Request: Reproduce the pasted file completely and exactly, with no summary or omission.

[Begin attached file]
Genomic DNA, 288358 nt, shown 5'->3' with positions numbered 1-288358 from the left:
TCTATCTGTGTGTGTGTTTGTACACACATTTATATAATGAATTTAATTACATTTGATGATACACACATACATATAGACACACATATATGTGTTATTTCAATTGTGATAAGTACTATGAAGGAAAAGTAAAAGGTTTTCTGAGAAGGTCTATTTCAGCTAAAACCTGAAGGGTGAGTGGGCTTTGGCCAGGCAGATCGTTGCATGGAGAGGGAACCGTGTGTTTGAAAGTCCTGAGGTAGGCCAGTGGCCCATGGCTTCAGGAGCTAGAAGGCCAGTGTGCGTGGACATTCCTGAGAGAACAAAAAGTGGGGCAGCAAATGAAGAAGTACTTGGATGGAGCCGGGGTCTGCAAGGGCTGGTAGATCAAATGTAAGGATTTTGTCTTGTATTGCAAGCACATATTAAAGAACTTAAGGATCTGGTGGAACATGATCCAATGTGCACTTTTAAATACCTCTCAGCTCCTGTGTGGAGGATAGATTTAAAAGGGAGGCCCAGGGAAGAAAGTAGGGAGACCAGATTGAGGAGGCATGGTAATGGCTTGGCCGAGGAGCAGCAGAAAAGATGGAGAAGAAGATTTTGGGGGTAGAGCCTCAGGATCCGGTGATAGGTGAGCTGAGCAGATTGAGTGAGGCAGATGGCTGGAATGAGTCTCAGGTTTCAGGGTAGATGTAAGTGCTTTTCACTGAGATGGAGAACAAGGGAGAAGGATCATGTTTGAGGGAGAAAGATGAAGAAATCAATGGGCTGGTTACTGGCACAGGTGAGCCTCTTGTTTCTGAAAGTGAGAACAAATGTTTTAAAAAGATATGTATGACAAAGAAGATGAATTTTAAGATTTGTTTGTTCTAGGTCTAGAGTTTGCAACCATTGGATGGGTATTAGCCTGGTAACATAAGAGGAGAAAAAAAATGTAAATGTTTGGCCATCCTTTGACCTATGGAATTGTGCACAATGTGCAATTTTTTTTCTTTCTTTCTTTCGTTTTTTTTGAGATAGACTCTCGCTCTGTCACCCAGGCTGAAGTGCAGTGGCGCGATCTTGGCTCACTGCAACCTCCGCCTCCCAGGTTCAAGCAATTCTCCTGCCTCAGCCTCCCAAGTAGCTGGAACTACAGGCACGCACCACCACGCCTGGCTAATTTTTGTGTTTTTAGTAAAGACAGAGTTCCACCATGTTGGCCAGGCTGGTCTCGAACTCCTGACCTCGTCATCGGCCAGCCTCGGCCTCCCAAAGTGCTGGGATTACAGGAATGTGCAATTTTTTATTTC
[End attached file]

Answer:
Genomic DNA, 288358 nt, shown 5'->3' with positions numbered 1-288358 from the left:
TCTATCTGTGTGTGTGTTTGTACACACATTTATATAATGAATTTAATTACATTTGATGATACACACATACATATAGACACACATATATGTGTTATTTCAATTGTGATAAGTACTATGAAGGAAAAGTAAAAGGTTTTCTGAGAAGGTCTATTTCAGCTAAAACCTGAAGGGTGAGTGGGCTTTGGCCAGGCAGATCGTTGCATGGAGAGGGAACCGTGTGTTTGAAAGTCCTGAGGTAGGCCAGTGGCCCATGGCTTCAGGAGCTAGAAGGCCAGTGTGCGTGGACATTCCTGAGAGAACAAAAAGTGGGGCAGCAAATGAAGAAGTACTTGGATGGAGCCGGGGTCTGCAAGGGCTGGTAGATCAAATGTAAGGATTTTGTCTTGTATTGCAAGCACATATTAAAGAACTTAAGGATCTGGTGGAACATGATCCAATGTGCACTTTTAAATACCTCTCAGCTCCTGTGTGGAGGATAGATTTAAAAGGGAGGCCCAGGGAAGAAAGTAGGGAGACCAGATTGAGGAGGCATGGTAATGGCTTGGCCGAGGAGCAGCAGAAAAGATGGAGAAGAAGATTTTGGGGGTAGAGCCTCAGGATCCGGTGATAGGTGAGCTGAGCAGATTGAGTGAGGCAGATGGCTGGAATGAGTCTCAGGTTTCAGGGTAGATGTAAGTGCTTTTCACTGAGATGGAGAACAAGGGAGAAGGATCATGTTTGAGGGAGAAAGATGAAGAAATCAATGGGCTGGTTACTGGCACAGGTGAGCCTCTTGTTTCTGAAAGTGAGAACAAATGTTTTAAAAAGATATGTATGACAAAGAAGATGAATTTTAAGATTTGTTTGTTCTAGGTCTAGAGTTTGCAACCATTGGATGGGTATTAGCCTGGTAACATAAGAGGAGAAAAAAAATGTAAATGTTTGGCCATCCTTTGACCTATGGAATTGTGCACAATGTGCAATTTTTTTTCTTTCTTTCTTTCGTTTTTTTTGAGATAGACTCTCGCTCTGTCACCCAGGCTGAAGTGCAGTGGCGCGATCTTGGCTCACTGCAACCTCCGCCTCCCAGGTTCAAGCAATTCTCCTGCCTCAGCCTCCCAAGTAGCTGGAACTACAGGCACGCACCACCACGCCTGGCTAATTTTTGTGTTTTTAGTAAAGACAGAGTTCCACCATGTTGGCCAGGCTGGTCTCGAACTCCTGACCTCGTCATCGGCCAGCCTCGGCCTCCCAAAGTGCTGGGATTACAGGAATGTGCAATTTTTTATTTC